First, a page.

Chemicals in products: On chemicals in products (SAICM/ICCM.3/15), the EU and CROATIA lauded the Chemicals in Products (CiP) Project workshops, as well as the discussion on this issue at the OEWG, and introduced a draft proposal (SAICM/ICCM.3/3). The US, NORWAY and IPEN supported using this draft proposal as a basis for discussion. AUSTRALIA, with SWITZERLAND, supported looking at both proposals in a contact group. GREENPEACE EAST ASIA prioritized setting up a global network for information sharing and creating a “chemicals in products catalogue.”
Hazardous substances in electrical and electronic products: On hazardous substances in electrical and electronic products (SAICM/ICCM.3/16), the African Group, with SWITZERLAND and the EU, urged including issues and activities aimed at enhancing the environmentally sound management of hazardous substances in the life cycle of e-products. The EU called for emphasis on transboundary transport of waste. NIGERIA, with JAMAICA, supported the inclusion of hazardous substances in electrical and electronic products in the GPA. IPEN urged for a UN agency to coordinate intersessional work on this issue. CANADA cautioned against duplication of efforts undertaken in other fora. Responding to a query from AUSTRALIA, Peitz explained that the agenda item was addressing emerging policy issues but proposals made for activities to be included under the GPA will also be noted.
A contact group was established on emerging issues including on lead in paints, chemicals in products and hazardous substances in electrical and electronic products, co-chaired by Marcus Richards (Saint Vincent and the Grenadines) and Cheryl Beillard (Canada). The group was mandated to: review the OEWG draft proposal as well as the new proposal by the African group on lead in paint; consider the EU proposal in chemicals in products; and address the proposals made by the African group on hazardous substances in electrical and electronic products.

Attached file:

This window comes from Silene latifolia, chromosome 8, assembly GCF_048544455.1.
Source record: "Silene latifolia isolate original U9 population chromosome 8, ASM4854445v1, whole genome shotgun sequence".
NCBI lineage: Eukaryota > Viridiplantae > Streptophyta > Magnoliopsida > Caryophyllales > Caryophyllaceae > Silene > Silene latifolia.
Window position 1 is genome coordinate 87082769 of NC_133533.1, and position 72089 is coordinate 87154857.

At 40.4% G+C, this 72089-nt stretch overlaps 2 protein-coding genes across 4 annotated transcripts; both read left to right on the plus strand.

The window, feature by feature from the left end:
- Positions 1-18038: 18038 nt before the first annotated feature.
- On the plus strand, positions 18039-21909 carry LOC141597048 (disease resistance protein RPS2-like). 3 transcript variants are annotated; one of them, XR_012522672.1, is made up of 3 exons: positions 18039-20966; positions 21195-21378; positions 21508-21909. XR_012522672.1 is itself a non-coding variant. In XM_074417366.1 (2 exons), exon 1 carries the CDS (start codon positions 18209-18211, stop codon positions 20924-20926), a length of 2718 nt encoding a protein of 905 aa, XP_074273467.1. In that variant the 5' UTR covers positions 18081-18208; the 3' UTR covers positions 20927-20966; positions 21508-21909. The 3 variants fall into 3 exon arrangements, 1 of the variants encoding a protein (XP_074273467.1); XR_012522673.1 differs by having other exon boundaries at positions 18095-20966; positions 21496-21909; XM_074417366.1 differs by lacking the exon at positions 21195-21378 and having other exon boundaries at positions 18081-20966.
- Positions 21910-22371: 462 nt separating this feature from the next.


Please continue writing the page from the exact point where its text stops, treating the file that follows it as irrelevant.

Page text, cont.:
IN THE CORRIDORS
Delegates converged in Nairobi for ICCM-3 full of energy and calls for frank and constructive discussions, mindful of the many important decisions to be taken in Nairobi to make sure SAICM has a chance of achieving its key objectives. Many delegates felt emboldened by the renewed commitment to SAICM made at the Rio+20 conference, as well as new data on the costs of inaction identified by UNEP’s recently released Global Chemicals Outlook. At the top of everyone’s list was financing, both short- and long-term, with most calling for an extension of the QSP until a stable, predictable and sustainable funding mechanism can be agreed upon and made operational. “How we deal with the QSP or other financing mechanism will determine the fate of chemicals management now and in the future,” confided one delegate. Some predicted that the proposal by the UNEP ED for chemicals and wastes financing will lead to significant discussion, since reactions to the proposal seemed to range from full support as key outcome of ICCM-3, to “interest in discussing it.” In the end, one civil society representative mused, it will all come down to political will: political will to make sound chemicals management a high priority; political will to differentiate among the needs of different countries; political will to regulate industry; and political will to accept the real sense of urgency that the 2020 deadline imposes.